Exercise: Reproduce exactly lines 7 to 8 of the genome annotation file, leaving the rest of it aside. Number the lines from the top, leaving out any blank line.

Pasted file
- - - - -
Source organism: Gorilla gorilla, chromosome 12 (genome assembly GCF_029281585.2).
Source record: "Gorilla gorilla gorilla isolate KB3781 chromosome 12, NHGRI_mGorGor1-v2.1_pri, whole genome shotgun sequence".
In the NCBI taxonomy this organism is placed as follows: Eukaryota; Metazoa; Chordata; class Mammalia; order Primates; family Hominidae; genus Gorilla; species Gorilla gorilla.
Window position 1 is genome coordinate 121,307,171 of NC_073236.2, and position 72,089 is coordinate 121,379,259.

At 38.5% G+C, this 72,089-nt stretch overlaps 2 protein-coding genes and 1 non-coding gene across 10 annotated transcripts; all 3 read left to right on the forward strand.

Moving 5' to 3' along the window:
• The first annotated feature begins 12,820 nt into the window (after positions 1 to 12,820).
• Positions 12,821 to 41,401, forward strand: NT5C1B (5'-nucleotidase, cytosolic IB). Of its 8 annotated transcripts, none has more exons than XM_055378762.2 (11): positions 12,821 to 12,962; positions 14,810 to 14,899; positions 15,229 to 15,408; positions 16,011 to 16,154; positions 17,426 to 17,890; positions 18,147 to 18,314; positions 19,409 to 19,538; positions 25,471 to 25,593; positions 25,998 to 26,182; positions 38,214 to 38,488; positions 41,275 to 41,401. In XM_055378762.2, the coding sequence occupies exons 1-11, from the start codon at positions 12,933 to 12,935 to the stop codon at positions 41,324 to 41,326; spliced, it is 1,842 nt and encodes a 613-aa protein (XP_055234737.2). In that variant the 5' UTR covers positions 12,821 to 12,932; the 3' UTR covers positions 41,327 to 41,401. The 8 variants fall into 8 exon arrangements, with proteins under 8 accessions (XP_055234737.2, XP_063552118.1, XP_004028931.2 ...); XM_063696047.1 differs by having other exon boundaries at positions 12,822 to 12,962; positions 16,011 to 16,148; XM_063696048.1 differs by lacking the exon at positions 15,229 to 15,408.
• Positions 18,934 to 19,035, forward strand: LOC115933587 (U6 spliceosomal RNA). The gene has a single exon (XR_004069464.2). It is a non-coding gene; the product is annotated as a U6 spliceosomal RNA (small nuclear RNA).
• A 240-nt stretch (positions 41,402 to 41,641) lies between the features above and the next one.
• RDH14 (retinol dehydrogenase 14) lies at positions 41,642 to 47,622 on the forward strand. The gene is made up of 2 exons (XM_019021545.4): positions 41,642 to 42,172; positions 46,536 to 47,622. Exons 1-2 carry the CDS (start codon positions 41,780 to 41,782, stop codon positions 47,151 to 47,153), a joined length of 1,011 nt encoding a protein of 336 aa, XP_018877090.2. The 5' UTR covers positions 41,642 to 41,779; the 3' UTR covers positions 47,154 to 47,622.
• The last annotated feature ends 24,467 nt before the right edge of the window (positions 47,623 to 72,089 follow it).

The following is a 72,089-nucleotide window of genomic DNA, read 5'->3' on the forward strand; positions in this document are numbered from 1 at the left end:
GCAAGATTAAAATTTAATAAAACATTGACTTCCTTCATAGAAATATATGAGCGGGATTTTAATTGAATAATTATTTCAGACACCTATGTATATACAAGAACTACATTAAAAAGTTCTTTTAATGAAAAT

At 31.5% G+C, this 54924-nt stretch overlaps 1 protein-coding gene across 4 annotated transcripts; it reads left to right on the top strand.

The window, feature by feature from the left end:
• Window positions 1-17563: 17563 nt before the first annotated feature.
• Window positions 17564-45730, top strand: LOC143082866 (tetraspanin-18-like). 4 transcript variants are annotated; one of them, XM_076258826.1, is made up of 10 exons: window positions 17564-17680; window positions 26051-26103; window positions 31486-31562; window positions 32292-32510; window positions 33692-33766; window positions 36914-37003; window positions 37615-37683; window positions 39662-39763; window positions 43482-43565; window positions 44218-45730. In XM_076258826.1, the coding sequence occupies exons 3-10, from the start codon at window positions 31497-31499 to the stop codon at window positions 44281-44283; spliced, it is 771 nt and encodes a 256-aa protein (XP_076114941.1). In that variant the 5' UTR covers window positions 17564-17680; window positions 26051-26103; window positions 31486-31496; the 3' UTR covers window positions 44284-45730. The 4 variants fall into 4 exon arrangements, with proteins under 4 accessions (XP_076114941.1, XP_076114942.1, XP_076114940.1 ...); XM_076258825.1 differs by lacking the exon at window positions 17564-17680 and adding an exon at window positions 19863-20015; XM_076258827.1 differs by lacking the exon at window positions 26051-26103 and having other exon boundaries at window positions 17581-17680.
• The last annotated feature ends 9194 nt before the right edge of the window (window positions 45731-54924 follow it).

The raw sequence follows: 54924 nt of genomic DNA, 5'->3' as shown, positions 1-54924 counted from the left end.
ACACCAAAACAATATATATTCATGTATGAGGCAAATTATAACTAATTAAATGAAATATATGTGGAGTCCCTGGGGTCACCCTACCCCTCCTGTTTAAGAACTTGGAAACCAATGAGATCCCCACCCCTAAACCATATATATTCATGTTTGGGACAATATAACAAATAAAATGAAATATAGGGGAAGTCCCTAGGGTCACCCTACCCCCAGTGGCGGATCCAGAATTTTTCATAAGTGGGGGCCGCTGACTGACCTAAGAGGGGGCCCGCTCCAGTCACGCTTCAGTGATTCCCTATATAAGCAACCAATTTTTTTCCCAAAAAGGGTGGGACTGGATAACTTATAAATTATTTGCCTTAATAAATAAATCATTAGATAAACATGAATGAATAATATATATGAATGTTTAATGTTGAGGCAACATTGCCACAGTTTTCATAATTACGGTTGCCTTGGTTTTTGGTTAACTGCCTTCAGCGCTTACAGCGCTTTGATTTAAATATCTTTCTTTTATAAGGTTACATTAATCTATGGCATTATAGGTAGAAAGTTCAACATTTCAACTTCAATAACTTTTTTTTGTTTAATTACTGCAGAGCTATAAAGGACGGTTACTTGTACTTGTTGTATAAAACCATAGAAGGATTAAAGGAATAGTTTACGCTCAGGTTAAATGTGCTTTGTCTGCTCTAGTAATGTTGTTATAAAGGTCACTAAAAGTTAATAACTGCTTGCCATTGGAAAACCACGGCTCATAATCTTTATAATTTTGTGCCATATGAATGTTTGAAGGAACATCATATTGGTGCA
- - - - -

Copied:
• The first annotated feature begins 12,820 nt into the window (after positions 1 to 12,820).
• Positions 12,821 to 41,401, forward strand: NT5C1B (5'-nucleotidase, cytosolic IB). Of its 8 annotated transcripts, none has more exons than XM_055378762.2 (11): positions 12,821 to 12,962; positions 14,810 to 14,899; positions 15,229 to 15,408; positions 16,011 to 16,154; positions 17,426 to 17,890; positions 18,147 to 18,314; positions 19,409 to 19,538; positions 25,471 to 25,593; positions 25,998 to 26,182; positions 38,214 to 38,488; positions 41,275 to 41,401. In XM_055378762.2, the coding sequence occupies exons 1-11, from the start codon at positions 12,933 to 12,935 to the stop codon at positions 41,324 to 41,326; spliced, it is 1,842 nt and encodes a 613-aa protein (XP_055234737.2). In that variant the 5' UTR covers positions 12,821 to 12,932; the 3' UTR covers positions 41,327 to 41,401. The 8 variants fall into 8 exon arrangements, with proteins under 8 accessions (XP_055234737.2, XP_063552118.1, XP_004028931.2 ...); XM_063696047.1 differs by having other exon boundaries at positions 12,822 to 12,962; positions 16,011 to 16,148; XM_063696048.1 differs by lacking the exon at positions 15,229 to 15,408.